Freedom & the Common Good

Public health authority legislative update

This month, we look at how concepts of freedom and autonomy are used in conversations about governmental efforts to protect and improve people’s health and well-being in our communities. We highlight bills that reflect a shift toward concepts of freedom that affirm the individual liberties of all people by recognizing our interdependence with others and the systems in which we interact.

As public health practitioners and advocates, we believe that the preconditions for individual health and well-being are communal and systemic. By improving the underlying conditions in which we all live, learn, work, and play, public policies and services ultimately enhance each person’s ability to pursue their own version of happiness and well-being. Yet in conversations about public health efforts by government bodies, the language of “liberty” and “rights” is sometimes used in ways that obscure our interdependence and favor the choices of certain individuals, often at the expense of people who are more marginalized in our society.

We have seen this trend, for example, in the ongoing wave of legislative attacks on public health authority fueled by politicized COVID-19 backlash. These attacks have been framed as protecting certain individual liberties, such as freedom of religion, without acknowledging implications for the important freedoms of people like frontline workers, immunocompromised persons, and older adults who face greater risks during a pandemic.

At the same time, we have seen bills that reflect a shift toward a more relational understanding of freedom — one that affirms the individual liberties of all people in our communities, regardless of, for example, their beliefs, racial or ethnic background, or income level. Here are some recent examples:

  • Maine enacted a law in March 2021 that requires state-regulated health insurance companies to continue providing no-cost access to COVID-19 screening, testing, and immunization after expiration of the civil state of emergency. Framed as establishing a “COVID-19 Patient Bill of Rights,” the law emphasizes collective responsibility to ensure everyone’s access to public health services and illuminates the relationship between individual choices and everyone’s health and freedom.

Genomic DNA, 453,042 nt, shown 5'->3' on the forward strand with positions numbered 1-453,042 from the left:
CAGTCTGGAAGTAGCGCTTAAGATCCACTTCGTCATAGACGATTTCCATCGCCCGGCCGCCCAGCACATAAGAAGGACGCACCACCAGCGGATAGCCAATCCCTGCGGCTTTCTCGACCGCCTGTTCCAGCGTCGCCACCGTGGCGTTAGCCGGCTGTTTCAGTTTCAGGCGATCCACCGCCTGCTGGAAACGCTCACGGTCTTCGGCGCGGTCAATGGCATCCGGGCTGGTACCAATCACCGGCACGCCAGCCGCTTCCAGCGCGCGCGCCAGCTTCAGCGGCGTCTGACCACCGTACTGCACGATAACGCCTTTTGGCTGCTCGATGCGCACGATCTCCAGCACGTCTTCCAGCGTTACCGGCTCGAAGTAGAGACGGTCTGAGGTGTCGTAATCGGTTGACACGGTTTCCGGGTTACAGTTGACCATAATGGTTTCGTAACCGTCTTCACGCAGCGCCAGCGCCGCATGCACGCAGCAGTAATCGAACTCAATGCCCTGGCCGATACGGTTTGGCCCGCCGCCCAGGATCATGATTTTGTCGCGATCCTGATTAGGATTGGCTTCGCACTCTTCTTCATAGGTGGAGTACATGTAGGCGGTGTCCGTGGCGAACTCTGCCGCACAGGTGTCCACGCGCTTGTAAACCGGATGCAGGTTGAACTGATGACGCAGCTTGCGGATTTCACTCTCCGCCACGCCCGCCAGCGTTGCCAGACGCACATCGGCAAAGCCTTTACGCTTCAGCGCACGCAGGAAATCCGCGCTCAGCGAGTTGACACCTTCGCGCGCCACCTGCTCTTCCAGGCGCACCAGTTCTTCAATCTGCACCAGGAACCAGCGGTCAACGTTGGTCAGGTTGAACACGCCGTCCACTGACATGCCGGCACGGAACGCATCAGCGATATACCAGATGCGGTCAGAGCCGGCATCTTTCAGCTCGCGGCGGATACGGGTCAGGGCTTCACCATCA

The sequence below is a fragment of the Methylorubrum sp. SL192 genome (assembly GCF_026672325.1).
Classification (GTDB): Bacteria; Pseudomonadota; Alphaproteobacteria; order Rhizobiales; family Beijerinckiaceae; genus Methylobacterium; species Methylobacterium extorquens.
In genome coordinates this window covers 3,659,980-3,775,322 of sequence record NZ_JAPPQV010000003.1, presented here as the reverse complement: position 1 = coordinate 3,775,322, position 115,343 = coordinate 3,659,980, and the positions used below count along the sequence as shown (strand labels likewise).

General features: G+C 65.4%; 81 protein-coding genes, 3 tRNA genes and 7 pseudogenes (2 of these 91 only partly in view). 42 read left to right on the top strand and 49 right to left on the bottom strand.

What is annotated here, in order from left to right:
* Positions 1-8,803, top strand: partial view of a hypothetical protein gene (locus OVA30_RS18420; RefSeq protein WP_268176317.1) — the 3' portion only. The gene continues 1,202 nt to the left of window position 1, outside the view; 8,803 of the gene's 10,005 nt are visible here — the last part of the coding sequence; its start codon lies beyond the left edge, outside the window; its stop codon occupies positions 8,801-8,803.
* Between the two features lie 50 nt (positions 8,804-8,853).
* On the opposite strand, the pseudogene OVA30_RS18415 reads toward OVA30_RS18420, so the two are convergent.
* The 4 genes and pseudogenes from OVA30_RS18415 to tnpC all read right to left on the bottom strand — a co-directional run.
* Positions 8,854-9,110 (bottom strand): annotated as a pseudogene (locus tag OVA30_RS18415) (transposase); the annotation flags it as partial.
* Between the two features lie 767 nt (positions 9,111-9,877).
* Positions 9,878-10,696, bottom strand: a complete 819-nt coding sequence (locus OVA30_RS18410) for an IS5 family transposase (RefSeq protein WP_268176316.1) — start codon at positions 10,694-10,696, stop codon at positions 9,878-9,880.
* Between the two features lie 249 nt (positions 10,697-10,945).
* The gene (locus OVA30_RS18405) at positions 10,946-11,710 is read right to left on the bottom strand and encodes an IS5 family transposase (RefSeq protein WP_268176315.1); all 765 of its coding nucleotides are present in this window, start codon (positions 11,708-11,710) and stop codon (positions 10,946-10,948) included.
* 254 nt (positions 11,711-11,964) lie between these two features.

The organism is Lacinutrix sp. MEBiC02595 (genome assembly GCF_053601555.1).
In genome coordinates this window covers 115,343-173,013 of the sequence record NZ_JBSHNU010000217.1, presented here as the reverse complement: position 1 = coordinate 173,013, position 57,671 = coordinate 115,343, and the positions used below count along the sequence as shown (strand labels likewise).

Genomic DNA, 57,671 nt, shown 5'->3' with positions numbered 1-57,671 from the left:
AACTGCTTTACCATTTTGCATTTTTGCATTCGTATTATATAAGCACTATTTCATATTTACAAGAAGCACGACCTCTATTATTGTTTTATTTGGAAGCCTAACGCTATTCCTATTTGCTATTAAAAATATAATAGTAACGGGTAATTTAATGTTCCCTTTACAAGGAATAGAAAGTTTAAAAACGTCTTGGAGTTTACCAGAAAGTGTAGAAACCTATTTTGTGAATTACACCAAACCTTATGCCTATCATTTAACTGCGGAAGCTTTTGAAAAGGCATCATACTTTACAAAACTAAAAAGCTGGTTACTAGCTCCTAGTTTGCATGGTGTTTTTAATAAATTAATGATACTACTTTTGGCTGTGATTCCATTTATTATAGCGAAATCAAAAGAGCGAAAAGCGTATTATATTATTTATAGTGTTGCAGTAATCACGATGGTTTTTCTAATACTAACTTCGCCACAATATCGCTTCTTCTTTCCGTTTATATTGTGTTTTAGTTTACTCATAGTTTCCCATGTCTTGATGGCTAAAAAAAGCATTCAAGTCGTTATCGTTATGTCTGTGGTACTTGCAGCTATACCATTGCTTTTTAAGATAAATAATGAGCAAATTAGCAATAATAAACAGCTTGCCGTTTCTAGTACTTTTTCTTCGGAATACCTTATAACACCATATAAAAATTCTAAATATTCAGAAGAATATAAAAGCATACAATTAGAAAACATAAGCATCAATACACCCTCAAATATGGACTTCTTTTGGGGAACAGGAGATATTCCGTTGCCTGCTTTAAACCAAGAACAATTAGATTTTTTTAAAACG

• New Mexico enacted a law in March 2023 that prohibits public entities from interfering with access to reproductive and gender-affirming health care or discriminating against a person based on their use of such services. Entitled the “Reproductive and Gender-Affirming Health Care Freedom Act,” the law uplifts and protects individual rights and freedoms targeted by politicized campaigns couched in the language of “religious liberty” and “parents’ rights.”
  • California enacted a law in September 2023 that prohibits school boards from banning or censoring learning materials on the basis that they contain inclusive and diverse perspectives. The law expressly affirms the “fundamental right” to education under the California Constitution — including students’ rights to share ideas and beliefs and receive information and knowledge — and recognizes that accurate and inclusive education is essential to the success of all students, including trans and other LGBTQ+ students and Black, Indigenous, and other students of color.

Far from being antithetical to each other, individual freedom and the common good are inextricably linked, and this framing can inform how we engage with conversations about public health and other government powers. For further exploration of these ideas, keep an eye out for our forthcoming article in Volume 17, Issue 1 of the Saint Louis University Journal of Health Law & Policy, which connects the recent attacks on public health authority to a broader decades-long deregulatory movement driven by wealthy and powerful vested interests. To learn more about specific strategies for messaging on public health and other social issues, visit Berkeley Media Studies Group, PHRASES, Becoming Better Messengers, and FrameWorks Institute.

Related to this work, Act for Public Health is gathering input to inform our efforts to develop a unifying shared framework for “good public health authority.” Please take a moment to fill out this brief form and share your ideas and examples of good public health authority in action.

Check out Act for Public Health to find additional resources, trainings, and a network of law and policy peers available to help you explore re-centering public health and health equity.


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